Optimizing the performance, protection and safety of fueling, electrical and sewage access systems that are buried underground requires a balancing act. They must stand up to the daily wear and tear of foot and vehicle traffic, heat and rain in the summer and cold, snow, salt and snowplows in the winter, shifting ground and seismic events, with water intrusion a threat at all times. At the same time, they must allow easy access so that they can be reliably serviced, maintained, monitored and repaired.
Founded in 1980, Fibrelite, which was acquired by OPW in 2013, has helped set the global standard in designing and manufacturing fiber-reinforced plastic (FRP) composite components for fueling, electrical and sewage access and containment systems. The FRP manufacturing process gives Fibrelite products an unrivaled strength-to-weight ratio that combines with a lightness to make them one of the safest and easiest to handle access-system components available to the market.
Fibrelite offers the following product families, all of which have proven to be innovative, practical and durable in the wide range of applications around the globe:
- Manhole Covers: A patented internal-structure and high-strength, one-piece molded design allows Fibrelite manhole covers to be made in a wide range of shapes and sizes that still allow load-bearing capacities up to 90 tons. This makes them ideal for use in sewage systems, drainage networks, electrical junction boxes, water treatment plants and on retail forecourts.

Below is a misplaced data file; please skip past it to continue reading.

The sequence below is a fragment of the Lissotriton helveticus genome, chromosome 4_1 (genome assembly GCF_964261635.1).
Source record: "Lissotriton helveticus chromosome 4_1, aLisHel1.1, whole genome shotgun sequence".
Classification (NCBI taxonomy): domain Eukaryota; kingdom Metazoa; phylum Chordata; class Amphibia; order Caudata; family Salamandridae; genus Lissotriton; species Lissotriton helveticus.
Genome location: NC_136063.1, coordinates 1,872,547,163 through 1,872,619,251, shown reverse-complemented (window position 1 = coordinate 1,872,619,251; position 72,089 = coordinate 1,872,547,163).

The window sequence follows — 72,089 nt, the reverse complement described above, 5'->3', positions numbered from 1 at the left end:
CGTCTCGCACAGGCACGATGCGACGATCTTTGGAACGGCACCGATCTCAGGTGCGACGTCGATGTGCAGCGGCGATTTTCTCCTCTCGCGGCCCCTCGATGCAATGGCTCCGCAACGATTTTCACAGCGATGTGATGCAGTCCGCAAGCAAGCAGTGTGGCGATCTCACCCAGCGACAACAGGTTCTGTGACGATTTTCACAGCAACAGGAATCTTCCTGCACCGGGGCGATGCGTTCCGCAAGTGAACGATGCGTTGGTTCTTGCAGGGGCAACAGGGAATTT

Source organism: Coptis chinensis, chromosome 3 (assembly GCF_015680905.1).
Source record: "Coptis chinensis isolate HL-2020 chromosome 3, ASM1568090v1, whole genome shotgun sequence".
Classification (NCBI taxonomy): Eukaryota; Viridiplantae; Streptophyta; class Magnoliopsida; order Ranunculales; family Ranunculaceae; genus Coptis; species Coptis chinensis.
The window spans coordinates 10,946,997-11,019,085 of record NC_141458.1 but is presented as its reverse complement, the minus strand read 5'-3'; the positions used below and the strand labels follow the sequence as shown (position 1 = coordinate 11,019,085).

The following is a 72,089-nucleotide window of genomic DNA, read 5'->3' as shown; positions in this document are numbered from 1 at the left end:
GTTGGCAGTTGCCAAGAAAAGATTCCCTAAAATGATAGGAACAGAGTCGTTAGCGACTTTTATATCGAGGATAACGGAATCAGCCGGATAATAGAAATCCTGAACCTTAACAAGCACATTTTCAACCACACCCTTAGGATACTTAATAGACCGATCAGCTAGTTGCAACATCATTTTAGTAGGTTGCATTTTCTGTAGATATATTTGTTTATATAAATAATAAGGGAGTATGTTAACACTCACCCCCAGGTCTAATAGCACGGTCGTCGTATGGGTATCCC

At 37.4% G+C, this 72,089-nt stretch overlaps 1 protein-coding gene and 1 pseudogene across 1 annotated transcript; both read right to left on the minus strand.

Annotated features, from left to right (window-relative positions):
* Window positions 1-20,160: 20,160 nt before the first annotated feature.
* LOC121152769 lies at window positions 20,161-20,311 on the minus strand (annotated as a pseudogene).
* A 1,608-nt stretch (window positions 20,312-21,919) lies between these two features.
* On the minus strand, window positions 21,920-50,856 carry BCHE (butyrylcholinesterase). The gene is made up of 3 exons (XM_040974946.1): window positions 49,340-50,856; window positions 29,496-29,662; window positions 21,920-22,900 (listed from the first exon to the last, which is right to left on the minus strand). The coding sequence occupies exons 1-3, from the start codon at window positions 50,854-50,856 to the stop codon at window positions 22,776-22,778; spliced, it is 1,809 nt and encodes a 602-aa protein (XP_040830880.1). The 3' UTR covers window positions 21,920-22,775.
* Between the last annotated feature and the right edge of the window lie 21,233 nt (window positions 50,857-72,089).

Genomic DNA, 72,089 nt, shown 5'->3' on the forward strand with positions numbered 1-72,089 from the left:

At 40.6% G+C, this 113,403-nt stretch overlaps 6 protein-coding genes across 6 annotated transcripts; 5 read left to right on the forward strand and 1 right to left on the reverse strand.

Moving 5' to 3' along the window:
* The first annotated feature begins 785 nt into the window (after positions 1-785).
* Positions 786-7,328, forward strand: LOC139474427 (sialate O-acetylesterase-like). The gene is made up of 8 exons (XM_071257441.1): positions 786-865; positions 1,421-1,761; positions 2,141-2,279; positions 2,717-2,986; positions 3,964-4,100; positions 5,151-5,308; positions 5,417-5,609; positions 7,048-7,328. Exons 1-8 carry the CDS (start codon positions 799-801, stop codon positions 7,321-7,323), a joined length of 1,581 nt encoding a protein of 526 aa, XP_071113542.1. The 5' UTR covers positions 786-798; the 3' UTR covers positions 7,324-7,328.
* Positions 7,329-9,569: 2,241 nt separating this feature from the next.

- Steam Covers: These lightweight, strong and corrosion-resistant access covers provide safe access to steam utility vaults. They have excellent thermal-gradient properties that prevent them from heating to dangerous levels from the steam vault below or direct sunlight above, which mitigates against the risk of burns when the covers are located on public sidewalks, crosswalks and other high-traffic areas.
- Dispenser Sumps: Fibrelite’s vacuum-testable dispenser sumps ensure a watertight installation while offering a strong, robust, liquid-tight containment solution that will last for the lifetime of the site. Unlike polyethylene, FRP will not deflect under groundwater pressure or lose rigidity in extreme temperatures. They are also fully conductive for enhanced safety.
- Remote and Direct Fill Sumps: Available for both above and underground setups, these sumps are designed for use with systems where direct fill into a tank is not feasible. The sumps are completely pre-piped and the FRP construction provides a flat sealing face that eases and optimizes the installation of penetration fittings, creating a watertight sump.
- Trench Covers: Fibrelite’s expansive portfolio of trench covers has a load-rating range of 250 to 202,000 pounds. While providing unparalleled performance from sidewalks to airport runways, the trench covers are light enough to be removed by hand while being resistant to water, corrosion, heat and skids.
- Tank Sumps: These truly watertight sumps are available in round, square and rectangular shapes in sizes from 45 to 60 inches in diameter and 45 to 48 inches square, all of which can be designed for use with all tank types, including fiberglass, steel and polyurethane-coated steel. The one-piece, molded FRP design allows for the easy, leak-free installation of entry boots.
- Underground Enclosures & Transition Sumps: Ideal for the forecourt, pipework, cable-transition chambers, conduits and electrical equipment, this range of corrosion-resistant FRP enclosures and boxes provides durable, watertight protection. They are designed to withstand harsh environmental conditions and are available in both conductive and non-conductive configurations.
Protecting People, Protecting the Environment and Enhancing Business Performance are the three foundational pillars of OPW’s Defining What’s Next philosophy of ensuring adherence to strong Environmental & Social Governance (ESG) operating principles. Fibrelite’s full range of access-system components aligns perfectly with OPW’s goal of assisting their clients in meeting the demands of the “Defining What’s Next” doctrine.